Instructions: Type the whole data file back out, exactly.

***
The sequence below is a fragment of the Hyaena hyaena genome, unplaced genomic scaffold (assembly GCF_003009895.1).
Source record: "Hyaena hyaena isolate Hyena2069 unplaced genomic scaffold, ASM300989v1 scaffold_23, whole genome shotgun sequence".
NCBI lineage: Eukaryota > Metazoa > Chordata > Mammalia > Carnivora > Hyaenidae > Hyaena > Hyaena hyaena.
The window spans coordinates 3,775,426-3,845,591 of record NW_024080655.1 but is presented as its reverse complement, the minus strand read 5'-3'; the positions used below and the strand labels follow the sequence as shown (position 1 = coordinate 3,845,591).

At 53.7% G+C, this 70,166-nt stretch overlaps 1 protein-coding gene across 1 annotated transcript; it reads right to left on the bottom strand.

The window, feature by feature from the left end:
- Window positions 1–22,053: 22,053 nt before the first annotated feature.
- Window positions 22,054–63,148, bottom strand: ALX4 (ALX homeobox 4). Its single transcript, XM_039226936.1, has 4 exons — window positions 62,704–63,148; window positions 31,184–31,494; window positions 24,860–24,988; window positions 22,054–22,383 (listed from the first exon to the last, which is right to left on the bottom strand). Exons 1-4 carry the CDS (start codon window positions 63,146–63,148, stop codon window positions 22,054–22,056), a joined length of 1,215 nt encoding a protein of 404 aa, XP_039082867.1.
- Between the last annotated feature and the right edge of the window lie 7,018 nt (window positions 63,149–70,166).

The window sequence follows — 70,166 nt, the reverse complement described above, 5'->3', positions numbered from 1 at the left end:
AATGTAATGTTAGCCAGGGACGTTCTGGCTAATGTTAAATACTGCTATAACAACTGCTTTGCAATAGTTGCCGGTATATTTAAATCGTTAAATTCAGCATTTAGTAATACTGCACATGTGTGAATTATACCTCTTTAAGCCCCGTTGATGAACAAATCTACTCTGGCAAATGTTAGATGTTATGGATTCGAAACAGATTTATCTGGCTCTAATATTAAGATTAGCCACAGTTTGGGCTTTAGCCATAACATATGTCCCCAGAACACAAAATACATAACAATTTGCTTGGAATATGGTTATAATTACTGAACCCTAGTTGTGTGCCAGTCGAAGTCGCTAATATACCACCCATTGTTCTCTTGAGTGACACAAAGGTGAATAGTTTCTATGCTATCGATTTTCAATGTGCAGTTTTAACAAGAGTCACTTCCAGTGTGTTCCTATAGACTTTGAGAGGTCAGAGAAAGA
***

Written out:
The sequence below is a fragment of the Hyaena hyaena genome, unplaced genomic scaffold (assembly GCF_003009895.1).
Source record: "Hyaena hyaena isolate Hyena2069 unplaced genomic scaffold, ASM300989v1 scaffold_23, whole genome shotgun sequence".
NCBI lineage: Eukaryota > Metazoa > Chordata > Mammalia > Carnivora > Hyaenidae > Hyaena > Hyaena hyaena.
The window spans coordinates 3,775,426-3,845,591 of record NW_024080655.1 but is presented as its reverse complement, the minus strand read 5'-3'; the positions used below and the strand labels follow the sequence as shown (position 1 = coordinate 3,845,591).

At 53.7% G+C, this 70,166-nt stretch overlaps 1 protein-coding gene across 1 annotated transcript; it reads right to left on the bottom strand.

The window, feature by feature from the left end:
- Window positions 1–22,053: 22,053 nt before the first annotated feature.
- Window positions 22,054–63,148, bottom strand: ALX4 (ALX homeobox 4). Its single transcript, XM_039226936.1, has 4 exons — window positions 62,704–63,148; window positions 31,184–31,494; window positions 24,860–24,988; window positions 22,054–22,383 (listed from the first exon to the last, which is right to left on the bottom strand). Exons 1-4 carry the CDS (start codon window positions 63,146–63,148, stop codon window positions 22,054–22,056), a joined length of 1,215 nt encoding a protein of 404 aa, XP_039082867.1.
- Between the last annotated feature and the right edge of the window lie 7,018 nt (window positions 63,149–70,166).

The window sequence follows — 70,166 nt, the reverse complement described above, 5'->3', positions numbered from 1 at the left end:
AATGTAATGTTAGCCAGGGACGTTCTGGCTAATGTTAAATACTGCTATAACAACTGCTTTGCAATAGTTGCCGGTATATTTAAATCGTTAAATTCAGCATTTAGTAATACTGCACATGTGTGAATTATACCTCTTTAAGCCCCGTTGATGAACAAATCTACTCTGGCAAATGTTAGATGTTATGGATTCGAAACAGATTTATCTGGCTCTAATATTAAGATTAGCCACAGTTTGGGCTTTAGCCATAACATATGTCCCCAGAACACAAAATACATAACAATTTGCTTGGAATATGGTTATAATTACTGAACCCTAGTTGTGTGCCAGTCGAAGTCGCTAATATACCACCCATTGTTCTCTTGAGTGACACAAAGGTGAATAGTTTCTATGCTATCGATTTTCAATGTGCAGTTTTAACAAGAGTCACTTCCAGTGTGTTCCTATAGACTTTGAGAGGTCAGAGAAAGA